Chapter One: The Second Coming
Only the Second Coming could have upstaged General Douglas MacArthur's return to the United States after fourteen godlike years on the Pacific rim. His sleek Lockheed Constellation, the name Bataan painted on its nose only a few days earlier, roared to a stop at National Airport in Washington just after midnight on April 19, 1951. For the first time since 1937 he set foot on mainland U.S. soil, touching in salute the garland of gold braid that was his "scrambled eggs" officer's cap.
The halo seemed even less than his due. MacArthur in 1950 was the senior soldier in the American army -- "senior," quipped one junior officer, "to everyone but God."
Despite the hour the Joint Chiefs of Staff (JCS), who had unanimously recommended MacArthur's dismissal from his posts in Tokyo so that he and his extreme views would not be factors in the war in Korea, were on hand to offer him an engraved silver tea service. With them was his oldest rival in the military, now the Secretary of Defense, George C. Marshall -- to MacArthur only a desk general.
In unassuming civvies, his lapel unadorned even by a miniature medal ribbon, the balding Marshall was hatless despite the wind off the Potomac. Recognizing a political phenomenon who had aspired to the presidency before, and now might sweep in on a wave of popular acclaim, the majority and minority leaders of both houses of Congress were also at the Military Air Transport Service terminal. Of those in power in the capital only President Harry Truman himself, the failed haberdasher who had sacked MacArthur for insubordination to civil authority, was missing. In a deliberate snub, Harry Truman had delegated Brigadier General Harry Vaughan, his military aide, to be his representative. An old crony who had served with him in France in 1918, in the Missouri National Guard, Vaughan owed his general's star to his poker pal's accidental presidency. ("It was a shameful thing to fire MacArthur," an irate citizen wrote to the President, "and even more shameful to send Vaughan.")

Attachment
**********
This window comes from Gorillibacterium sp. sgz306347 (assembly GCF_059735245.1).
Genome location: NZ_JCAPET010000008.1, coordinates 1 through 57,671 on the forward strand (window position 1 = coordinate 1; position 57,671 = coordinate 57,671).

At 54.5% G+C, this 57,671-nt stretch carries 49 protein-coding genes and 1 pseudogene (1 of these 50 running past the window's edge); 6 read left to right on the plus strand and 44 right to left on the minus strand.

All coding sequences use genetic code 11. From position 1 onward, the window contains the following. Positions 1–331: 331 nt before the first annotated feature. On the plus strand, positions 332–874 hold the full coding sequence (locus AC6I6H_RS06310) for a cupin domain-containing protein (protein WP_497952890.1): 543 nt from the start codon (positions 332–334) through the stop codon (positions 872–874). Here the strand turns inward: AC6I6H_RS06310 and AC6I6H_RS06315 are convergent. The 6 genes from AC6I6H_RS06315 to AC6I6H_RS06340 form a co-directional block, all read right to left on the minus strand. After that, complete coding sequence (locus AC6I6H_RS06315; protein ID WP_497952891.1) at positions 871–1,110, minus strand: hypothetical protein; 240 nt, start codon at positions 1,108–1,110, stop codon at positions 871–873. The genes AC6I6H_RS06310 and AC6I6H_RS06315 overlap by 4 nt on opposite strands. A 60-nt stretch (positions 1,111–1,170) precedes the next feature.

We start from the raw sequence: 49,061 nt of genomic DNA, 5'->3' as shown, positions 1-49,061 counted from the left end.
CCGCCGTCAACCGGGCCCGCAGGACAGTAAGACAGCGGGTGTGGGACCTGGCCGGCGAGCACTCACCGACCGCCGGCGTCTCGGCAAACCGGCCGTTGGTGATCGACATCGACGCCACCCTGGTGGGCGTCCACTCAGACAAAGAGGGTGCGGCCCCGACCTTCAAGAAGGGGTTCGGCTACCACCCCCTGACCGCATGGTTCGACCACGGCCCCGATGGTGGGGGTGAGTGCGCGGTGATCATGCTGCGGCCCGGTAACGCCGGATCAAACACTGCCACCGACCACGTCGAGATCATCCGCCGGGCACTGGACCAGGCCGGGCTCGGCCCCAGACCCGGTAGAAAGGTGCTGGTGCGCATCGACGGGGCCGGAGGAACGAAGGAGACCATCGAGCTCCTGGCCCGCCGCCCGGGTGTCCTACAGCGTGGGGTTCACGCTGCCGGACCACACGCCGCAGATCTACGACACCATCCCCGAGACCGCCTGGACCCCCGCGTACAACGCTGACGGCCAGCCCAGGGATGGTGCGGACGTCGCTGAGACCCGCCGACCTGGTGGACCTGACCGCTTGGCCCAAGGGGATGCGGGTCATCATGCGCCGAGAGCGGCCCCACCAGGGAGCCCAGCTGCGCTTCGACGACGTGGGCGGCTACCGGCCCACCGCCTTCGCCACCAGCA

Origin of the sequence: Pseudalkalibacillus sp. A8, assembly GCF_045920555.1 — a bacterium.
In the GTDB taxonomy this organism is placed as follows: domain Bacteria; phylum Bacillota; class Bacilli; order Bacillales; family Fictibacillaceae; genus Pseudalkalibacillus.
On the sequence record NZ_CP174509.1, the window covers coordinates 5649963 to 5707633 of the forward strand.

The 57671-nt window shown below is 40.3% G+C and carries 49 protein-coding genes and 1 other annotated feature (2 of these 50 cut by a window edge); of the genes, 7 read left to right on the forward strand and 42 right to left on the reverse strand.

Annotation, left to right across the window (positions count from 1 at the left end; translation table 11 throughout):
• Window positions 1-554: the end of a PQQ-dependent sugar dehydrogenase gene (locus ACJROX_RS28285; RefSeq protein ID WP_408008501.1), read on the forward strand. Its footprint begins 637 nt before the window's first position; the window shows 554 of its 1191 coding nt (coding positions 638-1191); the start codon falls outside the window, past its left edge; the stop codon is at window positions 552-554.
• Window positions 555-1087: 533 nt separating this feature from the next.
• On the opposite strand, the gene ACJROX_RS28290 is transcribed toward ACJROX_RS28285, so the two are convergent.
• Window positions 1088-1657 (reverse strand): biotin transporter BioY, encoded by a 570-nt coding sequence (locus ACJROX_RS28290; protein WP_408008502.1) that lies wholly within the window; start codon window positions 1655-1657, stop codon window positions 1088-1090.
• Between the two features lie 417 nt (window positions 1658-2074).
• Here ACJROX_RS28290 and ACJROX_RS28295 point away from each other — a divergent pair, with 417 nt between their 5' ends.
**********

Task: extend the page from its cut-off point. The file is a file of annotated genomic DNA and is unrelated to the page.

As MacArthur was flying in, the predictable brickbats were flying at Truman. A Baltimore resident suggested that the President "step down and permit MacArthur to replace you." A lady from Washington wrote that MacArthur "has forgotten more about the Far East than those advising you have ever known....Of course, I am not one of your followers -- have never voted for you -- and will never vote for you." A New Jerseyite confessed, "I voted for you in 1948 and have regretted it since," and deplored the bankruptcy of Truman's business in the 1920s, for his turn to politics had been owed to that. The sixth grade at the Nathaniel White School in Cromwell, Connecticut, wrote to ask why General MacArthur "has lost his job in Korea." A lady in Texas charged, "The Kremlin should give you a 21-gun salute." And a Kentuckian telegraphed, "That you should have relieved MacArthur before now is the minority view here." Complainants are always quick to write, but one of that apparent minority, Harold Russell, the national commander of Amvets, who had been maimed in World War II but returned to win an Academy Award for his role in The Best Years of Our Lives, wrote to Truman to express support for the President's upholding of "constitutional lines of authority," for "any lessening of civil power over military power must inevitably lead away from democracy."
The period was then thought of as the early years of the Cold War -- which had actually arisen before, and survived through, the hot one of 1939-45. Yet most major and minor states were led by men whose world outlook reflected the less complex political and strategic configurations of not merely a prenuclear age but of the seemingly simpler truths of the Great War of 1914-18.
Fifty-one years into the twentieth century, only one leader making news had no memory of the nineteenth -- North Korea's Communist ideologue Kim Il Sung. His political and military indoctrination came courtesy of the wartime Red Army. Winston Churchill and Clement Attlee, who replaced each other at Downing Street in 1945 and 1951, respectively, were born in the era of Bismarck and had fought in the earlier world war. Konrad Adenauer,
"Der Alte" to West Germans, was born in 1876, two years after Churchill; Syngman Rhee of South Korea, in 1875. Josef Stalin, born in 1879, had been a mature revolutionary in the first decade of the new century when MacArthur, born in 1880, was already soldiering. Harry Truman, born in 1884, had been only a reserve artillery captain activated in wartime. Now, in April 1951, he was commander in chief over the much-decorated MacArthur, who on his promotion in 1918 was the youngest brigadier general in the American army. Chiang Kaishek, holed up in Formosa (Taiwan) after losing China to the Communists, was already past forty in the late 1920s when he was the dominant warlord in China. Mao Zedong, who led the Chinese Red Army in its takeover of the mainland, was a comparative youngster, born in 1893. Sitting atop the burgeoning Third World as its informal spokesman was Jawaharlal Nehru of India, who was twelve in the year of Queen Victoria's death. In Japan, MacArthur had been looked upon as a head of state himself. Defeated but nominally reigning and at fifty the most junior of the older generation, Emperor Hirohito, to symbolize his subservience, paid a courtesy call upon the general twice a year.